BMW’s ‘E30’ generation 3-Series has become a cult car. Small, light, rear-wheel-drive, and without an over-complicated twin-scroll turbo in sight, the E30 is the antidote to whatever horror BMW is making these days.
Cue TLCB favourite Thirdwigg, who has recreated the late-’80s BMW 3-Series brilliantly in Technic form. Built in both sedan and estate forms, Thirdwigg’s E30s are subtly modified with lowered suspension, a modest body-kit, and – in the case of the sedan – a V8 engine swap.
We’d rather take the estate’s Inline-6 though, and with free building instructions for both (a hundred TLCB Points Thirdwigg!), presumably you can switch out the sedan’s V8 engine with ease. There’s also working steering, opening everything, and much more to see at both Flickr and Eurobricks. Jump back to a time when BMW’s marketing tagline actually meant something via the links above.
BMWs have a weird lifecycle in TLCB’s home market. Mass-market Germanic greyness when new, they become increasingly popular with the scumbag portion of the population as their age increases and value drops.
During this phase many are poorly maintained, even more poorly modified, and then scrapped when something expensive inevitably breaks. But for the few that dodge the hands of the scumbags, a sunny future of classic status awaits.
The E36 3-Series is not yet at that point, but it’s not far off, making now the perfect time to buy. If you can find one that hasn’t been scumbagged of course.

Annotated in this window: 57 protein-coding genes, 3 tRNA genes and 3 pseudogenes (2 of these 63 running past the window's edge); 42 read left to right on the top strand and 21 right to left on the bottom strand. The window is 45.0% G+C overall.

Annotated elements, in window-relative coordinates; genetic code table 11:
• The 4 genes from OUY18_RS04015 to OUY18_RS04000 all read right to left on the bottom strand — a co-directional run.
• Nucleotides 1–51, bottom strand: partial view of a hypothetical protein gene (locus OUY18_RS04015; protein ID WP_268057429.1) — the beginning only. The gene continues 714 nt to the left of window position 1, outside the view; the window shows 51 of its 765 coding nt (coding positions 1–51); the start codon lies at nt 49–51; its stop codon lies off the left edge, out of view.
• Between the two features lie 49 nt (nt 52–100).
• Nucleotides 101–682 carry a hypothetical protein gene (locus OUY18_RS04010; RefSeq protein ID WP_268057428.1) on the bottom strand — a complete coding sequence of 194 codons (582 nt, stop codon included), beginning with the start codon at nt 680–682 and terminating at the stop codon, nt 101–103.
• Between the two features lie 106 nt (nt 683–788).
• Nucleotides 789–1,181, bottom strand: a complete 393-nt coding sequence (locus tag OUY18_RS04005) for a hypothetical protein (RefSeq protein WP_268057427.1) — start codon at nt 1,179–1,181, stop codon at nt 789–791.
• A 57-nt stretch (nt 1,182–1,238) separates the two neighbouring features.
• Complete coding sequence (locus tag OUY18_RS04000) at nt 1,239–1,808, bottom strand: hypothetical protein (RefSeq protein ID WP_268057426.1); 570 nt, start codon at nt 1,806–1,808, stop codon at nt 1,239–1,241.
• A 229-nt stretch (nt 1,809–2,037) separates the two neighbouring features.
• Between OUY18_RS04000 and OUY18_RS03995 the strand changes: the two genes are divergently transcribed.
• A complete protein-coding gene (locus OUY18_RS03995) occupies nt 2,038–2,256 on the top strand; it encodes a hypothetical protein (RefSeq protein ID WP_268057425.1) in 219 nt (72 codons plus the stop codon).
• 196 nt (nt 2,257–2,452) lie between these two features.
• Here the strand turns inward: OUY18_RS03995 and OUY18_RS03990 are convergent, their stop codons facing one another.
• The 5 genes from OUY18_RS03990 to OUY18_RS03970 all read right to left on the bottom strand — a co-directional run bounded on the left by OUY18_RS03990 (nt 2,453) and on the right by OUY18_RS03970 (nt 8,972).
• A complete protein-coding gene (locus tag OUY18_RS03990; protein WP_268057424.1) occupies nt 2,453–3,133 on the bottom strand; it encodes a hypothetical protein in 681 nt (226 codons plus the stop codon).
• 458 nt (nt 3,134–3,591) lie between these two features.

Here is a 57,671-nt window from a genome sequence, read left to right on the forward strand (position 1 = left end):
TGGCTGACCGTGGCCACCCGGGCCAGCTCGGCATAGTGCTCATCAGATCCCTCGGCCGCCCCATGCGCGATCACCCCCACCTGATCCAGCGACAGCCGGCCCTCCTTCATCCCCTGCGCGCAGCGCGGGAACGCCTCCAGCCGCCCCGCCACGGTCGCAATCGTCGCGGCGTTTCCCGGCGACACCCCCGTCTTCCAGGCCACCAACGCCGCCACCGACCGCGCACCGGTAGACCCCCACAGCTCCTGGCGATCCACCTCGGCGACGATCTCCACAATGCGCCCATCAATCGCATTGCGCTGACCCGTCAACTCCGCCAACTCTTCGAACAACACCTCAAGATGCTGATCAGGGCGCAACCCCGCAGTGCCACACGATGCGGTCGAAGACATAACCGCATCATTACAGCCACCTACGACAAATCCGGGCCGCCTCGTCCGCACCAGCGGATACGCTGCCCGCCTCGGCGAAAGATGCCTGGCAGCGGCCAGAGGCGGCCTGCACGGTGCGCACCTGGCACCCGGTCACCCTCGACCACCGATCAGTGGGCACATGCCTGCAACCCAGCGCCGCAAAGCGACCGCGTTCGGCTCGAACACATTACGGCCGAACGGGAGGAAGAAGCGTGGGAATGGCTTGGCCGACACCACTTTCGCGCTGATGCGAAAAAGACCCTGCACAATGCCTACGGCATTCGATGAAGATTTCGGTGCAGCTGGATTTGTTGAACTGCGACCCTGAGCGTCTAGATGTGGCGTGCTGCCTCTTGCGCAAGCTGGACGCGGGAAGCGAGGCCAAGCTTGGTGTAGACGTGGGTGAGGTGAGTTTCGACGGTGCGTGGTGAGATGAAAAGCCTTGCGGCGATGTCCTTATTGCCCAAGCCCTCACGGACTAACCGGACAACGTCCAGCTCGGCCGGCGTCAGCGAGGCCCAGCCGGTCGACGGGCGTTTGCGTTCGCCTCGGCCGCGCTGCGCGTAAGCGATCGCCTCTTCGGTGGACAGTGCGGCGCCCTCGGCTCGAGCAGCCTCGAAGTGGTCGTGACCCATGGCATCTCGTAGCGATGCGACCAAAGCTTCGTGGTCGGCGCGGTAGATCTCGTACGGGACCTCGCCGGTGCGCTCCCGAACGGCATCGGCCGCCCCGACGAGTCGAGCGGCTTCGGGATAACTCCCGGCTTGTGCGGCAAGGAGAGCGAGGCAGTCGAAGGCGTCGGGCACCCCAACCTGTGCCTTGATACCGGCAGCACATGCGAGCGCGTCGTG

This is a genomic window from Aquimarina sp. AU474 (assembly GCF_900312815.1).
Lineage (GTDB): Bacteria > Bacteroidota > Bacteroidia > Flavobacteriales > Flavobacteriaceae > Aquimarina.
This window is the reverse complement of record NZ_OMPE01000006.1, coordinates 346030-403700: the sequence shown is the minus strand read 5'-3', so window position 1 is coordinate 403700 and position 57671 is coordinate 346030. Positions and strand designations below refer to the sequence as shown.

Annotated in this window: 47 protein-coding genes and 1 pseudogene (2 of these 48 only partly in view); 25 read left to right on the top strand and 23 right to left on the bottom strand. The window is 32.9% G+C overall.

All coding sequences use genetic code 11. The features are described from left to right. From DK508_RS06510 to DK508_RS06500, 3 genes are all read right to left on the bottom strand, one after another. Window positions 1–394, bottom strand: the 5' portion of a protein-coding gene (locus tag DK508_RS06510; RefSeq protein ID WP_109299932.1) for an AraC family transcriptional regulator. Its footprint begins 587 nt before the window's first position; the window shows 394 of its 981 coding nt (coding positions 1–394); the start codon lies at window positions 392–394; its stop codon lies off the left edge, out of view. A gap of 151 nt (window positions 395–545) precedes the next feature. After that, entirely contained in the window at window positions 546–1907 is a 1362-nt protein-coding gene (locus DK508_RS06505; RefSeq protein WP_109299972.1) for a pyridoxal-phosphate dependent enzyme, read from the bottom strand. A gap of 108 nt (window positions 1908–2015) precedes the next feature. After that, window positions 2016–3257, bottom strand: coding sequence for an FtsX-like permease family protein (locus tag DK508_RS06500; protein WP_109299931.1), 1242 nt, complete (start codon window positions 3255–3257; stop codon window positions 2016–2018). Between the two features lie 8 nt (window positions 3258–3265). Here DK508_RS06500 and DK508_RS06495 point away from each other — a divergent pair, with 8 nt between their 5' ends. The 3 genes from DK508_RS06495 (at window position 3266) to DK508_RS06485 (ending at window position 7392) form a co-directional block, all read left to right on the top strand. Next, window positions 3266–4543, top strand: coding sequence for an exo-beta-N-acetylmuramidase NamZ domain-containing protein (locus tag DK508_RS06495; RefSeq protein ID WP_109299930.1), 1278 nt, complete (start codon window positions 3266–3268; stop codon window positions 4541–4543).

Fuku Saku‘s BMW 3-Series E36 Coupe – with its big wing, bodykit and phat exhaust – is probably a car to steer well clear of in real life, but happily in brick form is rather excellent, and captures the E36 in its current usually-spotted state brilliantly.
A wealth of top-quality imagery is available to view, and you can check out Fuku’s E36 on Flickr via the link. Take a look whilst we trawl the ads to try and find one of the last remaining good ones.
This is resolutely not this TLCB Writer’s kind of car. But the rest of the staff are ‘busy’ in the corridor doing something with a remote control bulldozer and some Elven ‘volunteers’, so it falls to him to write about a pink drift-pig BMW.
That said, whilst this model is based on a real and eye-searing car, Fuku Saku‘s brick-built homage to the sideways E36 is thoroughly excellent, being both instantly recognisable as an E36 3-Series Coupe, and managing to replicate the drifty modifications of the real thing.
The doors and hood open to reveal further cleverness within, and there’s more to see of Fuku’s E36 Drift Car at his album of the same name on Flickr. Click the link above to go sliding about in something pink.
BMW’s M-cars have got ever more capable, and ever more silly. The latest M3 is phenomenal machine that is almost pointlessly over-powered. Still, it’s not an X6M so that’s worth celebrating.
Back in the 1980s BMW’s M-cars weren’t all about power though, as demonstrated by the first M3. The ‘E30’ series was only a four-cylinder and it only had around 200bhp, but it was small, light and agile, making about a billion times more fun than the current version. Which is why the values of E30 M3s have gone stratospheric.
Luckily SP_LINEUP has created a more attainable version, via his superb mildly modified 8-wide model, complete with opening doors and hood, and a roll cage inside the detailed interior. Head to Flickr via the link above to see more of SP’s brick-built recreation of the first – and best – M3 that BMW ever made.